What is Colostrum and How to Collect it

Article By
Sonni-Ann
Published On
28 Jun, 2022
Read Time
4 minutes

When you're pregnant, you can collect colostrum by hand expressing, then use it to feed your newborn baby.

This guide is here to tell you everything you need to know about colostrum, including what it is, and how to collect, store and transport it.

What is colostrum?

Colostrum is the first breast milk your body makes. It's thick and sticky in consistency, and usually yellow, clear, or milky colored. It's high in calories, full of antibodies, and packed with stem cells. This supports your baby's immune system and development and can help you establish a good breastfeeding routine from birth and beyond. 

Colostrum is highly concentrated and produced in small amounts. Even just a small portion of your colostrum will be beneficial nutritionally for your baby, as their stomach is only the size of a marble when they're born.

Why is it important to collect colostrum?

Antenatal hand expression of colostrum can help you feel more prepared for breastfeeding and means you have some nutrient-rich milk ready to give to your baby when they're born. It's a great step for anyone who is pregnant, but it's particularly recommended for those who:

  • are diabetic or have developed diabetes during pregnancy
  • take beta blockers
  • have developed pre-eclampsia during pregnancy
  • have breast hypoplasia or have had breast surgery
  • have polycystic ovary syndrome
  • have a raised BMI
  • are expecting twins
  • are planning a cesarean section delivery.

It can also help if your baby's likely to experience issues with their blood sugar levels or may struggle to feed after birth because they:

  • are larger or smaller in size than expected for their gestational age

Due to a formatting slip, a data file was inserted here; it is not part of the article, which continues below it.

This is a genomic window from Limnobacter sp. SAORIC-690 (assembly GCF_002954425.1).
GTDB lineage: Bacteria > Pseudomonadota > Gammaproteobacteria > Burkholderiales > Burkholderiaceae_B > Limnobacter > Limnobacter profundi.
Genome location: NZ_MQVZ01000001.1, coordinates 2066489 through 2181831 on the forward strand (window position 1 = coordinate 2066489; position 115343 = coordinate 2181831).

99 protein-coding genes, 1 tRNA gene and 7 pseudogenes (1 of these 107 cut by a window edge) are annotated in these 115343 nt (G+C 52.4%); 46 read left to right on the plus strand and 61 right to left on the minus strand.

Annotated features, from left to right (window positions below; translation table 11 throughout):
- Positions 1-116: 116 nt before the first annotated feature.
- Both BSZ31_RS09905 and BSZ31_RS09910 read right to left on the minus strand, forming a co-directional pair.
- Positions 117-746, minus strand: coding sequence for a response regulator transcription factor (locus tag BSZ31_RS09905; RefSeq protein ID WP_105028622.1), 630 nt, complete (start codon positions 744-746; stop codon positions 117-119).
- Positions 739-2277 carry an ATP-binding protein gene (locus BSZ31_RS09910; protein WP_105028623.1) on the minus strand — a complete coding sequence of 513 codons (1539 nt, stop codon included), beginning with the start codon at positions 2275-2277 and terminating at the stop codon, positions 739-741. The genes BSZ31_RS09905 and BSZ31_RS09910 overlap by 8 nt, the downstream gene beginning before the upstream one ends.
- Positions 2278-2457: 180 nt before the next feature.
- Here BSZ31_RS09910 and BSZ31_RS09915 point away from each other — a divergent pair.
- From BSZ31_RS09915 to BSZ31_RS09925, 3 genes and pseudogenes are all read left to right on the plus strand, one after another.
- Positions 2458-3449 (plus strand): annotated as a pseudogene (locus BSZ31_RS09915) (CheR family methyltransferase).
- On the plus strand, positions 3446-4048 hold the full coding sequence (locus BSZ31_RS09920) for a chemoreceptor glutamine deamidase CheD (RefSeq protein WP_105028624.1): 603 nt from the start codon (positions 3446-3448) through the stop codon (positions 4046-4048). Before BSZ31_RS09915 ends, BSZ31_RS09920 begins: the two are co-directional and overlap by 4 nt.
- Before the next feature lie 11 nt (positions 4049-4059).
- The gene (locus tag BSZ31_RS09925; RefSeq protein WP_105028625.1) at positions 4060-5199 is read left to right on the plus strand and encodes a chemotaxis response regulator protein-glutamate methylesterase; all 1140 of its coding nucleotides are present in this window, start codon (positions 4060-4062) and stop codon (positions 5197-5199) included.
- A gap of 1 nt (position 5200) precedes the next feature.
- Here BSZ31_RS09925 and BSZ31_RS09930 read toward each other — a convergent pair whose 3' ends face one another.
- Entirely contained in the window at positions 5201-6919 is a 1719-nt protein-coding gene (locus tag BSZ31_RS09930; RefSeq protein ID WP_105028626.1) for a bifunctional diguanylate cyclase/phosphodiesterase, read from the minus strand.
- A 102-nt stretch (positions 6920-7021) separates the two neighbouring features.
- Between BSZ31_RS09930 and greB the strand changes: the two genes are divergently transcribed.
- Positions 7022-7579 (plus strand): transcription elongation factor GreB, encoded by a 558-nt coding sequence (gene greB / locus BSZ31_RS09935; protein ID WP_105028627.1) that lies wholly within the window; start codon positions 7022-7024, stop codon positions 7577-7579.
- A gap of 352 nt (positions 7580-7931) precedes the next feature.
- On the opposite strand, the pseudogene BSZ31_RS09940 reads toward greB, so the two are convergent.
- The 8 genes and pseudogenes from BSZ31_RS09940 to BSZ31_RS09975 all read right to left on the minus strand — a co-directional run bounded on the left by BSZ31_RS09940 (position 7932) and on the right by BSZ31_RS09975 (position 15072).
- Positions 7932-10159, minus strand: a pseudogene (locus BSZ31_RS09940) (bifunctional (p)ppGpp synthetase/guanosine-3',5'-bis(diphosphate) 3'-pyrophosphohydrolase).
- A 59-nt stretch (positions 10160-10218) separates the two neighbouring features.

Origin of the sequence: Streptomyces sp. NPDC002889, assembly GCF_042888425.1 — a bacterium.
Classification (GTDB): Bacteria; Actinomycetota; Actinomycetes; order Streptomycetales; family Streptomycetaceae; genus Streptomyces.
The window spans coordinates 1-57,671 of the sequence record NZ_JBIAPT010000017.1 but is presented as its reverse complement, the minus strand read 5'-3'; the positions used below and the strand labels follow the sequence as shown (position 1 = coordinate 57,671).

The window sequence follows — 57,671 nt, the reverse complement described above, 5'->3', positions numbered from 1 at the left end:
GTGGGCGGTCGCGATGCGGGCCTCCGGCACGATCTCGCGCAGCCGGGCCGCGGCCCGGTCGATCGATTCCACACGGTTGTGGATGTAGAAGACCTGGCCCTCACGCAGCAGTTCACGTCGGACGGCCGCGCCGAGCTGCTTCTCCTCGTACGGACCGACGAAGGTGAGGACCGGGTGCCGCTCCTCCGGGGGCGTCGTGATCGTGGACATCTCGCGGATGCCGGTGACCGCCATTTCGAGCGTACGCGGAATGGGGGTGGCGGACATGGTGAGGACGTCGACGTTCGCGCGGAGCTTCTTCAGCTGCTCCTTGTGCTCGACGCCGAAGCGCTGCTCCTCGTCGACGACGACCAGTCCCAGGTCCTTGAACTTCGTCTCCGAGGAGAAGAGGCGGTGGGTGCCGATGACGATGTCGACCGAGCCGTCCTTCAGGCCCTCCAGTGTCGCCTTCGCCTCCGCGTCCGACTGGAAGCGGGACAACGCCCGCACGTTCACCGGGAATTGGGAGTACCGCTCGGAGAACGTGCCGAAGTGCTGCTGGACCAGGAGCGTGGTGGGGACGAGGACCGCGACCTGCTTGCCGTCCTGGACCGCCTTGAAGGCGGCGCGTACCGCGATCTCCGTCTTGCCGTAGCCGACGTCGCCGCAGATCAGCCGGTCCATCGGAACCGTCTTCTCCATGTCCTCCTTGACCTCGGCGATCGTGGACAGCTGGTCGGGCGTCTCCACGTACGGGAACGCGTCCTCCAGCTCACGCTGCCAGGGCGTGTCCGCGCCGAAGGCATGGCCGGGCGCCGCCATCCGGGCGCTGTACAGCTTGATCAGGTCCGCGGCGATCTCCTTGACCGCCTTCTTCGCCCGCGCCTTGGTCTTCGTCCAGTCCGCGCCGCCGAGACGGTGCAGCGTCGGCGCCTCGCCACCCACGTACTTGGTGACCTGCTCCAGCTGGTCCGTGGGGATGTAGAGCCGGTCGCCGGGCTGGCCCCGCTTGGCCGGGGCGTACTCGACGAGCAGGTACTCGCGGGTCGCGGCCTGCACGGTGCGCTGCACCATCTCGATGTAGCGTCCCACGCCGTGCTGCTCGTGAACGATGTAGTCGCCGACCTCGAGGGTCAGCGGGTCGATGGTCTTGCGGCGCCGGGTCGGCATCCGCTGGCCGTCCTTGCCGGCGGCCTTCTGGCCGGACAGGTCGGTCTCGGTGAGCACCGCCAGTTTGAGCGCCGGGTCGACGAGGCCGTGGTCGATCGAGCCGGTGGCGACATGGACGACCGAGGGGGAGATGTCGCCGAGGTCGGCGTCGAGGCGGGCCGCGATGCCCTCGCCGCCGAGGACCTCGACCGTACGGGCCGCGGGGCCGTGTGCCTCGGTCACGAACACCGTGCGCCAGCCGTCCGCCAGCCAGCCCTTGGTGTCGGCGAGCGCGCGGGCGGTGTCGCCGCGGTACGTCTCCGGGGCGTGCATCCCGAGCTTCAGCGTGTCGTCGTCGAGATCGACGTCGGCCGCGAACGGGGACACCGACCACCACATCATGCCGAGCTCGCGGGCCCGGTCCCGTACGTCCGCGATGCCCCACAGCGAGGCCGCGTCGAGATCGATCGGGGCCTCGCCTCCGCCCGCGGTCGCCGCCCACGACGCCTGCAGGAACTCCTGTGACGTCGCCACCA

• are a multiple
  • have a cleft palate or lip
  • have Down's syndrome
  • have a heart condition.

A step-by-step guide on how to express colostrum

  1. Before you start expressing, you should make sure your hands are clean. You will need sterilized oral syringes and a larger sterilized container.
  2. First things first, get comfy. Warmth can help, so try massaging your boobs with a warm flannel and expressing in the bath or shower.
  3. Then, firmly but slowly massage your breast from the top down towards your nipple.
  4. After a few minutes of massaging, cup one of your breasts with your hand. Place four fingers under your breast and the thumb on top to make a 'C' shape around the nipple.
  5. Use your thumb and index finger to stroke and squeeze your breast around the nipple to express the colostrum. Do this gently and don't carry on if it's painful.
  6. Once you can see colostrum gathering drop by drop at the end of your nipple, collect it using a sterilized syringe. If needed, you can decant it into a larger sterile container.
  7. When the flow of colostrum slows down, move your hand around and express from a different section of your breast.
  8. Then repeat on your other breast.

When should I start to collect colostrum milk?

The best time to start collecting colostrum is between 36 and 37 weeks of pregnancy.

How much colostrum should I express?

How much colostrum you collect in an expressing session can vary from just a few drops to a teaspoon full. Don't compare yourself to others and remember that every drop counts!

Remember that colostrum is a very concentrated food and newborn babies only need a small amount per feed - about a teaspoonful.